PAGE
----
Analyzing primary sources: Who gets a voice and why does it matter?

How do you teach students about primary sources? Do you show photos? Talk about journals or government reports? Do you discuss how primary sources are different from secondary sources? Mention that newspapers, books, and magazines are secondary, but the writers of these often use primary sources?

Today’s featured eSource file focuses on analyzing primary and secondary sources. It’s a classroom assignment to help you teach our intriguing new TFCB title Bombs over Bikini: The World’s First Nuclear Disaster. The book tells about the U.S. military program that detonated bombs in the Marshall Islands in the 1940s and 1950s.


Such a book, and the sources author Connie Goldsmith used to research it, are an excellent start for a CCSS lesson on analyzing point of view. In this free downloadable classroom assignment, you’ll find links to formerly classified government documents about the program, a press release about the event, and images documenting the bombing and its aftermath.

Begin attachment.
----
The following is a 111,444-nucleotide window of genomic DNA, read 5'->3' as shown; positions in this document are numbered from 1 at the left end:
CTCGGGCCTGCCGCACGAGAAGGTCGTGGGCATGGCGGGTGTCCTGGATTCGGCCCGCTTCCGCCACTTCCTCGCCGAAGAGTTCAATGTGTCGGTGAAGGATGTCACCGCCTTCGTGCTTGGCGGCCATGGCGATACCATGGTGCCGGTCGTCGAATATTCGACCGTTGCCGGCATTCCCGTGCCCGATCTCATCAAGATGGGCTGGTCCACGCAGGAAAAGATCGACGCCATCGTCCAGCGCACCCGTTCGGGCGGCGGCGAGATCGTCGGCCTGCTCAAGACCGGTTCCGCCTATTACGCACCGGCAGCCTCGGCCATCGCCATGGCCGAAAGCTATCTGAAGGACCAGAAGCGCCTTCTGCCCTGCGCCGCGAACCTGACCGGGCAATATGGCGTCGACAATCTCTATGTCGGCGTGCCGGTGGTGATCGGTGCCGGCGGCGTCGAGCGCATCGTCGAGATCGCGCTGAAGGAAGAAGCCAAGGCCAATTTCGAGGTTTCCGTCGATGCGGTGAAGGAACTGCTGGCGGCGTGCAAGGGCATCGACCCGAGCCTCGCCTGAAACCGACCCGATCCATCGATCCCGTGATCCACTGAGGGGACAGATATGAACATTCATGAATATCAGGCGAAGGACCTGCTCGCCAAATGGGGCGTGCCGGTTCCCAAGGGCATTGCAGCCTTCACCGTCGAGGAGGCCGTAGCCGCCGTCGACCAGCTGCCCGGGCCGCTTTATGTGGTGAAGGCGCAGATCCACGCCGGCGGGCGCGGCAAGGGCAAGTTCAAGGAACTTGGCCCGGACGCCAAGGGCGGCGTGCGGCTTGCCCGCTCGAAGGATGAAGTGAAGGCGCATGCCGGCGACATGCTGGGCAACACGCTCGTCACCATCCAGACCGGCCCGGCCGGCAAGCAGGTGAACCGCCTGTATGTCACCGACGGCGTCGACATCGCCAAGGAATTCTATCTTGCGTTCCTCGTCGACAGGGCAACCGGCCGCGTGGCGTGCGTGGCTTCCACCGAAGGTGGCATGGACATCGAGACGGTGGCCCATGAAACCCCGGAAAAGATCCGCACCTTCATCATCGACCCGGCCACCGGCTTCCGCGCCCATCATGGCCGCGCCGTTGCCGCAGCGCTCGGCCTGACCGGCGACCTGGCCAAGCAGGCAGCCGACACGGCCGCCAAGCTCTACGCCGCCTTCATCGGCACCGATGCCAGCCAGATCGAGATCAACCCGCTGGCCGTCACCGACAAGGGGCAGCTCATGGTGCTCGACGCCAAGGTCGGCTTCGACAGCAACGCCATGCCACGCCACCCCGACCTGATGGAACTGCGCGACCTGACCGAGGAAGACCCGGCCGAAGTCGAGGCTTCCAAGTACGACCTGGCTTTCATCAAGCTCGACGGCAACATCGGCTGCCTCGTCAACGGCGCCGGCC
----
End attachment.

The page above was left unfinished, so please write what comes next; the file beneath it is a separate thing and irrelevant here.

Students can use these primary and secondary source materials to identify the writer or producer and the intended audience, and then analyze the tone of each source. And then your class can discuss a few key critical thinking questions, such as: Why does it matter who produced a document or photograph? Why is it important to pay attention to such things? Who gets a voice and who doesn’t?

Each season, our editorial staff puts our heads together to come up with great extras to help you get more out of our new series and titles. To download free resources for a book or series, find it on our website. If you haven’t registered with us, please do so at the upper right corner of the page. On future visits, you’ll need to sign in to download files. Then look in the right-hand column of the page for the eSource logo. Just under the Font Lens, you’ll see the downloadable eSource files. Click on an individual file or on “download all.”